Gallbladder Mucocele Workup
- Author: R Vijayaraghavan, MBBS, MS, FRCS(Edin); Chief Editor: John Geibel, MD, DSc, MSc, MA more...
No single laboratory test is diagnostic of a mucocele. However, laboratory workup should include all tests performed for acute cholecystitis. Typical findings include the following:
A mild leukocytosis with a shift to the left is common; higher counts indicate the possibility of acute cholecystitis or infected bile
Bilirubin levels are usually within the reference range; they may be mildly raised in patients with Mirizzi syndrome or those with associated common bile duct (CBD) obstruction or cholangitis
Liver enzymes are usually within the reference range, though a mild rise in alkaline phosphatase may be present; any large increase should raise the suspicion of an obstructed CBD
Serum amylase levels are generally within the reference range; any large increase suggests the possibility of acute pancreatitis due to an obstruction close to the ampulla of Vater [1, 2, 3]
Ultrasonography, though entirely operator-dependent, is extremely sensitive in detecting stones in the gallbladder. A grossly distended, thin-walled gallbladder measuring more than 5 cm across anteroposteriorly, an impacted stone in the infundibulum or neck of the gallbladder or in the cystic duct, and clear fluid content indicate a possible mucocele (see the images below). The ultrasonographic Murphy sign may be positive.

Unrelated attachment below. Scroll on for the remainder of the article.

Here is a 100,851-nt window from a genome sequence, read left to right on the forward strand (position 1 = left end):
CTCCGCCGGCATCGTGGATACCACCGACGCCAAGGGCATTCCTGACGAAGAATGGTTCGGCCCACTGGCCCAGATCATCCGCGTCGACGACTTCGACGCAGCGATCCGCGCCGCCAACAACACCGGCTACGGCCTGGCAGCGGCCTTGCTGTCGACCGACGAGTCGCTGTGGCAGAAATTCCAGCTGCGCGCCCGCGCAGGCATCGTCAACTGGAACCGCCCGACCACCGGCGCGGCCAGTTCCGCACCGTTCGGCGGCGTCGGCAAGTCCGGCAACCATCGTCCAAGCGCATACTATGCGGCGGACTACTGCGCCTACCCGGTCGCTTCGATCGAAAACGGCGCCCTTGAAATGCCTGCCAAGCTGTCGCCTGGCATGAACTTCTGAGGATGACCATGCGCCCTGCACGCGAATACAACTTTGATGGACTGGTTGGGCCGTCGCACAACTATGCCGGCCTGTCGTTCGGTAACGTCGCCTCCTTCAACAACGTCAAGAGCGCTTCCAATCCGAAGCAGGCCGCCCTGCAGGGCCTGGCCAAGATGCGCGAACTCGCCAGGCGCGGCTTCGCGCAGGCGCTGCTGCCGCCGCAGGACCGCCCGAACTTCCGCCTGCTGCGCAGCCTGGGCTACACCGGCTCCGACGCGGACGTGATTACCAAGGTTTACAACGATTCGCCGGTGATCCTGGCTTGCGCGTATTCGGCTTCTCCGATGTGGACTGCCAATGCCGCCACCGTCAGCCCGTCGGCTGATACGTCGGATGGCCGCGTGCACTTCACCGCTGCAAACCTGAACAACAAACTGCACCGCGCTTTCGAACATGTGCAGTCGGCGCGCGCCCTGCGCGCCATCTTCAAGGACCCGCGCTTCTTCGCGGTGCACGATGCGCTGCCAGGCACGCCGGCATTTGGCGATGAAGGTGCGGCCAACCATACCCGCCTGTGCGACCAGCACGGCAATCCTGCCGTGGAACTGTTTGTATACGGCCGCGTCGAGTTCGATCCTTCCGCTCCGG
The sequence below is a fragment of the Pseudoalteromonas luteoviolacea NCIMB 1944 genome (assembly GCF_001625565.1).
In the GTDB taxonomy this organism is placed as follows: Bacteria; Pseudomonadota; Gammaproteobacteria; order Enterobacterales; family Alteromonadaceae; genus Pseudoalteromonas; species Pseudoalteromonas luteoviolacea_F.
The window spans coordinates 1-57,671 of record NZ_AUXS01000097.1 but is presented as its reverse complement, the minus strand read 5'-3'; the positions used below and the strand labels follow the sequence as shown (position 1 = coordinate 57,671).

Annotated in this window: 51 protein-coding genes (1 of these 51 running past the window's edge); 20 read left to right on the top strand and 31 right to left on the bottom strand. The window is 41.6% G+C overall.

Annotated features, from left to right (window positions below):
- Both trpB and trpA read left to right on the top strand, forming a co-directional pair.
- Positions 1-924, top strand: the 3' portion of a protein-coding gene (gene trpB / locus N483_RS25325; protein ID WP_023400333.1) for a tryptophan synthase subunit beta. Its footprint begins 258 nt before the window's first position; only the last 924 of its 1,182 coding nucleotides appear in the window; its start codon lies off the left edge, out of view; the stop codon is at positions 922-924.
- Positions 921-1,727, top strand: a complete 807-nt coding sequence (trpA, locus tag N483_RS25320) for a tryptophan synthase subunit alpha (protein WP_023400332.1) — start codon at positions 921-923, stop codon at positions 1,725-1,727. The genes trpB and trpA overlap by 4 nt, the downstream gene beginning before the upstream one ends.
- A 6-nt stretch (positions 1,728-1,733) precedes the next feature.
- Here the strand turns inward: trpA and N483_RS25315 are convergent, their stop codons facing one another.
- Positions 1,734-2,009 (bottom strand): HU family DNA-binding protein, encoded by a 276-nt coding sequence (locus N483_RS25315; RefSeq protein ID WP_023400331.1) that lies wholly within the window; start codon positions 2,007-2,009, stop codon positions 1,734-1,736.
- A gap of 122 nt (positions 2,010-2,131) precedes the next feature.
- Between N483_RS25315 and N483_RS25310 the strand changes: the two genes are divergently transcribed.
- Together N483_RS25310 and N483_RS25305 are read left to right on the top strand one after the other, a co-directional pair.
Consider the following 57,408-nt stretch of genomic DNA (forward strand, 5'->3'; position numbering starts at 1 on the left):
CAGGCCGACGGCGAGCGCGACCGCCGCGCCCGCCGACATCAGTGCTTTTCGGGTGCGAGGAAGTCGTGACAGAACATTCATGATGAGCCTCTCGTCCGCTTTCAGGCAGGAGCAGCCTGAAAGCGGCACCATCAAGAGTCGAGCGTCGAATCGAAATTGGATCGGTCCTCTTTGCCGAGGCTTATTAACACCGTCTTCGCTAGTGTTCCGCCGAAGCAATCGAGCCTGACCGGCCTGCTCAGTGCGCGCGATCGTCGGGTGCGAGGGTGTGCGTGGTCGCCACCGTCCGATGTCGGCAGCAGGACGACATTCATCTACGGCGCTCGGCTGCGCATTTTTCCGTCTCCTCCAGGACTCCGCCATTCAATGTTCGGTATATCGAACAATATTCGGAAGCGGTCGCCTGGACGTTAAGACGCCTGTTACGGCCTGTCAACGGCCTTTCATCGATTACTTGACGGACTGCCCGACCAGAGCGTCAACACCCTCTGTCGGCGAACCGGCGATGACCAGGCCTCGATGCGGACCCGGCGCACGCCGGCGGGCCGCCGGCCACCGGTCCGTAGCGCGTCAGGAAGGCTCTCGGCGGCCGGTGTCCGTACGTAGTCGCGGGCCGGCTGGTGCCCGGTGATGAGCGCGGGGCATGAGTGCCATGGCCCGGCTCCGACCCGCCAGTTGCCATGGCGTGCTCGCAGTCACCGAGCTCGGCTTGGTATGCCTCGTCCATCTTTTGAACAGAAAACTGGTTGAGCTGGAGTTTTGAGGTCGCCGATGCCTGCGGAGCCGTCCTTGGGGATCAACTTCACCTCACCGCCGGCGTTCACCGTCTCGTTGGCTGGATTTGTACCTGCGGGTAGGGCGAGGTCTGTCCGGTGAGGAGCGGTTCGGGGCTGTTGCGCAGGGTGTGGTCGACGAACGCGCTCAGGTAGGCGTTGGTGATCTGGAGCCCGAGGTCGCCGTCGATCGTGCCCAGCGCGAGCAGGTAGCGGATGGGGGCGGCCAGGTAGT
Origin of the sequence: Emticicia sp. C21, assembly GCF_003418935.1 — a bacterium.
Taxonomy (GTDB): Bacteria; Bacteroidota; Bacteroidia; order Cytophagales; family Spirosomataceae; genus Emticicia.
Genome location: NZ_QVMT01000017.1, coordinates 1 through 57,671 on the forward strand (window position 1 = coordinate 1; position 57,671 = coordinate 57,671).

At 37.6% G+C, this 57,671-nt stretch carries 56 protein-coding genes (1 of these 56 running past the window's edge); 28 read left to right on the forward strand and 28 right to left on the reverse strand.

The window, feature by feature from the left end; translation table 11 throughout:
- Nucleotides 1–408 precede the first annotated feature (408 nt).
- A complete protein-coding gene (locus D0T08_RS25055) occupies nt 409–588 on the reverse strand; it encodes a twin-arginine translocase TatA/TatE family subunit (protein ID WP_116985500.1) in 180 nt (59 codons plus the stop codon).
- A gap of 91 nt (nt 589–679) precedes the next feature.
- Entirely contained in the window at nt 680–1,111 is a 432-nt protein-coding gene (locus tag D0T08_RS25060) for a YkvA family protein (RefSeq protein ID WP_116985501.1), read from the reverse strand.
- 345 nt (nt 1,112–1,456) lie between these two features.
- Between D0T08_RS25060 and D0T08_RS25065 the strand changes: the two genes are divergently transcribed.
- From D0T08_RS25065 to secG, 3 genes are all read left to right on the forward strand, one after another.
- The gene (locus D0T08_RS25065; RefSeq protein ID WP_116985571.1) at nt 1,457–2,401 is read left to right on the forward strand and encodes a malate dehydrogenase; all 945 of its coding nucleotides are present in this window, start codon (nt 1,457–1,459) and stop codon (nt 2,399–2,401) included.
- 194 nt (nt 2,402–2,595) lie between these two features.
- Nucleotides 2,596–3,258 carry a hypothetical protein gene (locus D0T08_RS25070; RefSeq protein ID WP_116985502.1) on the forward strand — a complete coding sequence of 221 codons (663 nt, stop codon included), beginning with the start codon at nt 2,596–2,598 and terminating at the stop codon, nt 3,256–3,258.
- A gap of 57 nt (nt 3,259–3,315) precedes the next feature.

The wall may be thickened, and a small amount of pericholecystic fluid may be present in patients with acute cholecystitis (see the first and second images below). Gross wall thickening and murky, thick fluid with sediments and a pericholecystic collection suggest an empyema or pyocele of the gallbladder (see the third image below). Ultrasonography is also useful in identifying ductal obstruction and is extremely sensitive in identifying intrahepatic biliary tree dilatation.[1, 3, 6]
Other Imaging Studies
Plain radiography of the abdomen may show a soft-tissue–density shadow with an intraluminal calcific shadow in the subhepatic region. By itself, this finding is nonspecific; it should be used only as a guideline in the differential diagnosis.
Scintigraphy (hepato-iminodiacetic acid [HIDA] scanning) may be indicated in obscure cases, though it can offer only indirect evidence. Nonvisualization of the gallbladder indicates an obstructed gallbladder and possible acute cholecystitis; nonvisualization in the small intestine indicates CBD obstruction.
Computed tomography (CT) may be indicated in cases where the diagnosis is unclear or where there are other associated conditions or complications that must be assessed. The gallbladder is well visualized on CT scanning, and the wall and contents are readily assessed; however, stones may be difficult to identify. The best use of CT may lie in the evaluation of associated hepatic conditions, pancreatitis, and complications such as abscess formation or perforation of the gallbladder.
Magnetic resonance cholangiopancreatography (MRCP) clearly shows the biliary-pancreatic tree, and it is increasingly being used in place of diagnostic endoscopic retrograde cholangiopancreatography (ERCP) to assess the biliary tree. Cholecystokinin (CCK)-enhanced studies are more specific.
Occasionally, percutaneous injection of contrast into the mass may be carried out to identify anatomic details.
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